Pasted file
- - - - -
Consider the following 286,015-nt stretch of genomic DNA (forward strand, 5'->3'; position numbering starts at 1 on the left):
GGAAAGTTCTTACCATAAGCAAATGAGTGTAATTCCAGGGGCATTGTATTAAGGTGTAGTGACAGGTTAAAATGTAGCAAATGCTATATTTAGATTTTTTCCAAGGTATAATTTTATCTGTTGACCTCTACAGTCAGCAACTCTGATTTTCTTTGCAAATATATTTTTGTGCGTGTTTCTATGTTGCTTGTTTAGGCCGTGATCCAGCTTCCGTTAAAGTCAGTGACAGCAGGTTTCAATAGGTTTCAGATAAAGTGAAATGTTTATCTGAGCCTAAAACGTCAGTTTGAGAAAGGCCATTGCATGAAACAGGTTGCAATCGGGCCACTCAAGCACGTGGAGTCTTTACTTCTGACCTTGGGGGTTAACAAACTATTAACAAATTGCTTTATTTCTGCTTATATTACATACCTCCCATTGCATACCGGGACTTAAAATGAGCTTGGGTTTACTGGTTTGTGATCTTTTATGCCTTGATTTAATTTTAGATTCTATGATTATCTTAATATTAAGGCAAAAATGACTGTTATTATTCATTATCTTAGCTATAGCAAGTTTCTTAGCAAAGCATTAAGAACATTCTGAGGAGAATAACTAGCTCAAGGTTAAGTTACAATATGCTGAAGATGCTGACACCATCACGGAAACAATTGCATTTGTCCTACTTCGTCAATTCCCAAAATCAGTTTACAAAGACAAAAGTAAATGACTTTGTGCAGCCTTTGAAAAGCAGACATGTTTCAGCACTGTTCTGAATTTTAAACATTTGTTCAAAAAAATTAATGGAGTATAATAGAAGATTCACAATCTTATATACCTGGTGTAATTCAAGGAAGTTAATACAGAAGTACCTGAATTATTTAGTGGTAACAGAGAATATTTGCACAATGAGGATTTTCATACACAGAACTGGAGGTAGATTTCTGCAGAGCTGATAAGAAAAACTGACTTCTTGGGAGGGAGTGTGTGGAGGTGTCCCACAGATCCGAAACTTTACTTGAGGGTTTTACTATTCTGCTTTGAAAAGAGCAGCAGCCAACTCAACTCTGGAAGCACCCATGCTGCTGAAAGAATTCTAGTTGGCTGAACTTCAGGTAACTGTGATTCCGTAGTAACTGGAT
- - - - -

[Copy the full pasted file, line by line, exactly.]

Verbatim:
Consider the following 286,015-nt stretch of genomic DNA (forward strand, 5'->3'; position numbering starts at 1 on the left):
GGAAAGTTCTTACCATAAGCAAATGAGTGTAATTCCAGGGGCATTGTATTAAGGTGTAGTGACAGGTTAAAATGTAGCAAATGCTATATTTAGATTTTTTCCAAGGTATAATTTTATCTGTTGACCTCTACAGTCAGCAACTCTGATTTTCTTTGCAAATATATTTTTGTGCGTGTTTCTATGTTGCTTGTTTAGGCCGTGATCCAGCTTCCGTTAAAGTCAGTGACAGCAGGTTTCAATAGGTTTCAGATAAAGTGAAATGTTTATCTGAGCCTAAAACGTCAGTTTGAGAAAGGCCATTGCATGAAACAGGTTGCAATCGGGCCACTCAAGCACGTGGAGTCTTTACTTCTGACCTTGGGGGTTAACAAACTATTAACAAATTGCTTTATTTCTGCTTATATTACATACCTCCCATTGCATACCGGGACTTAAAATGAGCTTGGGTTTACTGGTTTGTGATCTTTTATGCCTTGATTTAATTTTAGATTCTATGATTATCTTAATATTAAGGCAAAAATGACTGTTATTATTCATTATCTTAGCTATAGCAAGTTTCTTAGCAAAGCATTAAGAACATTCTGAGGAGAATAACTAGCTCAAGGTTAAGTTACAATATGCTGAAGATGCTGACACCATCACGGAAACAATTGCATTTGTCCTACTTCGTCAATTCCCAAAATCAGTTTACAAAGACAAAAGTAAATGACTTTGTGCAGCCTTTGAAAAGCAGACATGTTTCAGCACTGTTCTGAATTTTAAACATTTGTTCAAAAAAATTAATGGAGTATAATAGAAGATTCACAATCTTATATACCTGGTGTAATTCAAGGAAGTTAATACAGAAGTACCTGAATTATTTAGTGGTAACAGAGAATATTTGCACAATGAGGATTTTCATACACAGAACTGGAGGTAGATTTCTGCAGAGCTGATAAGAAAAACTGACTTCTTGGGAGGGAGTGTGTGGAGGTGTCCCACAGATCCGAAACTTTACTTGAGGGTTTTACTATTCTGCTTTGAAAAGAGCAGCAGCCAACTCAACTCTGGAAGCACCCATGCTGCTGAAAGAATTCTAGTTGGCTGAACTTCAGGTAACTGTGATTCCGTAGTAACTGGAT